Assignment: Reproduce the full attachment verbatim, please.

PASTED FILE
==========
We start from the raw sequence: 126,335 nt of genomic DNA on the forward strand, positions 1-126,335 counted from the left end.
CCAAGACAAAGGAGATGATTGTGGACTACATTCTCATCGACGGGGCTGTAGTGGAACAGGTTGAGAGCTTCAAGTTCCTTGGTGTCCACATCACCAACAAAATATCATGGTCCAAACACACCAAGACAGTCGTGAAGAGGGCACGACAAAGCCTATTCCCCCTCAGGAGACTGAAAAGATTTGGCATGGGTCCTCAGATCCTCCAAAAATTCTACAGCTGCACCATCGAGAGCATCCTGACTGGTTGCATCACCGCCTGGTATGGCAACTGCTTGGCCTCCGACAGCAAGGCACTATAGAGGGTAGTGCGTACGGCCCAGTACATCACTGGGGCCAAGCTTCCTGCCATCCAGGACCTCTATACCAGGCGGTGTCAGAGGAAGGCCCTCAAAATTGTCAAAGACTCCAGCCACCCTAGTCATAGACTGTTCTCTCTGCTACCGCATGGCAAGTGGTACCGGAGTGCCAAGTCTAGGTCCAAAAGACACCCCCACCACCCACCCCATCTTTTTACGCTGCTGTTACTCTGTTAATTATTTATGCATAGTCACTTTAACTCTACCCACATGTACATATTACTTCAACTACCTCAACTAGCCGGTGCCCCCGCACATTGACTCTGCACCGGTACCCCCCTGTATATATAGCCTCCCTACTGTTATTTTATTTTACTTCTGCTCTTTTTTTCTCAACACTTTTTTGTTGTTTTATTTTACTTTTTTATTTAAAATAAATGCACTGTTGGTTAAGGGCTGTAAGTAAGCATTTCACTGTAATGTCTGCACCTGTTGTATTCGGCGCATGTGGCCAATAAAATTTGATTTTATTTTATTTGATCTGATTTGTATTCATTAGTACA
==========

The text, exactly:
We start from the raw sequence: 126,335 nt of genomic DNA on the forward strand, positions 1-126,335 counted from the left end.
CCAAGACAAAGGAGATGATTGTGGACTACATTCTCATCGACGGGGCTGTAGTGGAACAGGTTGAGAGCTTCAAGTTCCTTGGTGTCCACATCACCAACAAAATATCATGGTCCAAACACACCAAGACAGTCGTGAAGAGGGCACGACAAAGCCTATTCCCCCTCAGGAGACTGAAAAGATTTGGCATGGGTCCTCAGATCCTCCAAAAATTCTACAGCTGCACCATCGAGAGCATCCTGACTGGTTGCATCACCGCCTGGTATGGCAACTGCTTGGCCTCCGACAGCAAGGCACTATAGAGGGTAGTGCGTACGGCCCAGTACATCACTGGGGCCAAGCTTCCTGCCATCCAGGACCTCTATACCAGGCGGTGTCAGAGGAAGGCCCTCAAAATTGTCAAAGACTCCAGCCACCCTAGTCATAGACTGTTCTCTCTGCTACCGCATGGCAAGTGGTACCGGAGTGCCAAGTCTAGGTCCAAAAGACACCCCCACCACCCACCCCATCTTTTTACGCTGCTGTTACTCTGTTAATTATTTATGCATAGTCACTTTAACTCTACCCACATGTACATATTACTTCAACTACCTCAACTAGCCGGTGCCCCCGCACATTGACTCTGCACCGGTACCCCCCTGTATATATAGCCTCCCTACTGTTATTTTATTTTACTTCTGCTCTTTTTTTCTCAACACTTTTTTGTTGTTTTATTTTACTTTTTTATTTAAAATAAATGCACTGTTGGTTAAGGGCTGTAAGTAAGCATTTCACTGTAATGTCTGCACCTGTTGTATTCGGCGCATGTGGCCAATAAAATTTGATTTTATTTTATTTGATCTGATTTGTATTCATTAGTACA